Floating through the air at 5am…slivers of light piercing the cumulus and reaching my skin.


I wondered… How do we actually fly? How are we really being propelled through the sky in this tiny piece of metal?


I sat in the back of the bitty four-seater Bonanza, a tiny plane only 2 years older then myself. I had been invited on a journey to climb the Grand Teton, one of North America’s most iconic mountains.


Mick, our guide, connected his ipod to the circuitry and through my headphones played John Denver’s “I’m Leaving on a Jet Plane.” How appropriate. And simultaneously, somewhere in my psyche the thought passed through me, “Am I going to die on this trip?”


What I didn’t realize then was that yes…a part of me would.


Flying has always been a mystical experience for me. I enter the bardo—the place in between worlds—neither here nor there, looking down upon the landscape and seeing it from a perspective that many will never have the opportunity to see.


As we pierced through the clouds Mt. Rainer seared it’s beauty into the grey matter of my brain so I would never forget it’s majesty, presence and healing power.


Four hours later we landed on a teeny landing strip in Jackson Hole, Wyoming.


After Peter (our third team member), Mick and I ate some lunch at the Lotus Café we headed to the grocery store to purchase our supplies for the next 3 nights where we would be camping in the mountains. Weight is always a consideration—whatever we’re taking in we have to carry.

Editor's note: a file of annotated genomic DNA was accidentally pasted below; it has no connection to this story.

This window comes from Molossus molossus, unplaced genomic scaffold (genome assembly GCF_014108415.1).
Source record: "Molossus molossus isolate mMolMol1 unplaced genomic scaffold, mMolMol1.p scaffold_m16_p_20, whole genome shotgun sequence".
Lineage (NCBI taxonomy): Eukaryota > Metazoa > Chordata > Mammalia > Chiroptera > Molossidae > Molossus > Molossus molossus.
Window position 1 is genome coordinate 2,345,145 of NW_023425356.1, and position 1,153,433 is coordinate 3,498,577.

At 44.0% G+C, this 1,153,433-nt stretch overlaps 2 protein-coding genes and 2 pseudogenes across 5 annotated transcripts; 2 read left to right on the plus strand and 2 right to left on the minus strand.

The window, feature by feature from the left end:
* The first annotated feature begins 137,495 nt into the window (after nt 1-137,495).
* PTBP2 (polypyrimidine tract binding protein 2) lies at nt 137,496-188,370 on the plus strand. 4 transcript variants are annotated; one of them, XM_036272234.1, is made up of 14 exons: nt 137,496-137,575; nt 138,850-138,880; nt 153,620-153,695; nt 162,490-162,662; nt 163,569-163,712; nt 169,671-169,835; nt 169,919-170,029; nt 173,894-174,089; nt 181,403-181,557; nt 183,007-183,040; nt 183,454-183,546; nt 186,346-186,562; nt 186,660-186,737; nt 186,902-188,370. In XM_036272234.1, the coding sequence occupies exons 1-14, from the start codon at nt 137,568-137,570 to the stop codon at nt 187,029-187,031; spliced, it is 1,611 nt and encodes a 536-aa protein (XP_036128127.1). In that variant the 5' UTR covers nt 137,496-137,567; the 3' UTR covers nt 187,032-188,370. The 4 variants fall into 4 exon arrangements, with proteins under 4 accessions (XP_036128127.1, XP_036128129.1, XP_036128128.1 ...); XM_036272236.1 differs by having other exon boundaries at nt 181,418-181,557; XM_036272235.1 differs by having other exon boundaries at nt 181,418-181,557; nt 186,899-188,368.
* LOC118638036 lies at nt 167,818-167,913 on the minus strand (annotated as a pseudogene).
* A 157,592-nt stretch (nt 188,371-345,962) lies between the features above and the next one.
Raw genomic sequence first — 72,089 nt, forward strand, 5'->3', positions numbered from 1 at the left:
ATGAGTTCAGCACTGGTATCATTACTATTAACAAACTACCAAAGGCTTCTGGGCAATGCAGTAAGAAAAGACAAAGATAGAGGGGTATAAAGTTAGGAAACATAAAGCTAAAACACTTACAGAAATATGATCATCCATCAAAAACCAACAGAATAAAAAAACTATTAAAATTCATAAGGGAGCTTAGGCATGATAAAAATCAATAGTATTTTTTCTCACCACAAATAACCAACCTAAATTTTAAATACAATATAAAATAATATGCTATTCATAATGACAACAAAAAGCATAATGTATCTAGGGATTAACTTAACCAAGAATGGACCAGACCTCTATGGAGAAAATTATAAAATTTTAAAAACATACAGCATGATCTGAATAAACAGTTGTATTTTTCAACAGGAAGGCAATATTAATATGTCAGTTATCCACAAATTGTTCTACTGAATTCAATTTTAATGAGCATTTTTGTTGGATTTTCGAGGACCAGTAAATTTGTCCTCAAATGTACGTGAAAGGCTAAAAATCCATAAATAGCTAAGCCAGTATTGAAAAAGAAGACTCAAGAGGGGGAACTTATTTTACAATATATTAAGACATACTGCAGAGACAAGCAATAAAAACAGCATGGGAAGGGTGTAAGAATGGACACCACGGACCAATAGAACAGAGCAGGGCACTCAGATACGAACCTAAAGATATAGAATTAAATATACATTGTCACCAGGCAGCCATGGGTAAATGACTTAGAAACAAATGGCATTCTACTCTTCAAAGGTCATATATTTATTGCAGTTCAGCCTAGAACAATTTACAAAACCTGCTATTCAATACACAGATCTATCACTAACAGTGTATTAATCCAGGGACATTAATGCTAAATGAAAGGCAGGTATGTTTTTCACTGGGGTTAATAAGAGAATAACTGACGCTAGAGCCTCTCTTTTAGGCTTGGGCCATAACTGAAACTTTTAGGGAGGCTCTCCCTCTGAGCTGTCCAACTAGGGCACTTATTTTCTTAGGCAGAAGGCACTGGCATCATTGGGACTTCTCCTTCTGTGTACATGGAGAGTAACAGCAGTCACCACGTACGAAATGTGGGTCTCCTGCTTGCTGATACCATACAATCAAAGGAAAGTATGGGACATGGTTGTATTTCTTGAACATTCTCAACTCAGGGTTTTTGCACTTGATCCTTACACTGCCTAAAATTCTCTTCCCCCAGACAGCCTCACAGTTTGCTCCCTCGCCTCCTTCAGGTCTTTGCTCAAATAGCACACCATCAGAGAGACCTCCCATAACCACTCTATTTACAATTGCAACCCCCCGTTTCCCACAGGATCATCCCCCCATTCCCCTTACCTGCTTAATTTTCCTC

There is a fine art to packing a backpack for a climbing trip. This is an art form I am not versed in at all. All I know is that you’re only allowed one pair of underwear for four days in the mountains—at least that’s Mick’s rules.


We reached camp by dark, hung up our food so the bears wouldn’t be tempted, set up our tent and went to bed. Unfortunately sharing a tent with two snoring men and falling asleep aren’t copacetic with me. Needless to say I didn’t get much sleep.


The next day we arrived at the extremely rocky base camp. It was like a minefield of stone rubble everywhere—much too high for any vegetation to grow.


Hours later we would awaken in the darkness to begin our ascent. What I didn’t fully realize at the time was that this journey was more about going inwards then upwards.





Nothing prepares you for certain life changing experiences.


Granted I had probably not done the adequate physical training to attempt this climb but there was a determination within me that made up for the lack of solid physical preparation.


I also hadn’t done much research about the area or what to expect. Sometimes I go with the flow too much—what I hadn’t realized is that we were going to be rock climbing up the mountain, not just hiking.


From our base camp at 10,900 feet I could already feel the effects of altitude, harder to breathe and walk, slight headache and nausea.


We climbed in the early hours of the morning until the slightest sliver of daylight began to wake up the sky. The crest of the moon hung like an emblem of hope and inspiration. We trudged onwards; across some slick ice before beginning to rock climb up and up and up.


I’m a relatively new climber. I would consider myself a beginner with perhaps some natural inclination for how to move across a rock face. I don’t feel comfortable on exposed pieces of sheer rock, dangling like a flimsy little human thousands of feet above the ground.


Vulnerable. Exposed. Insignificant.



…stay tuned for PART 2!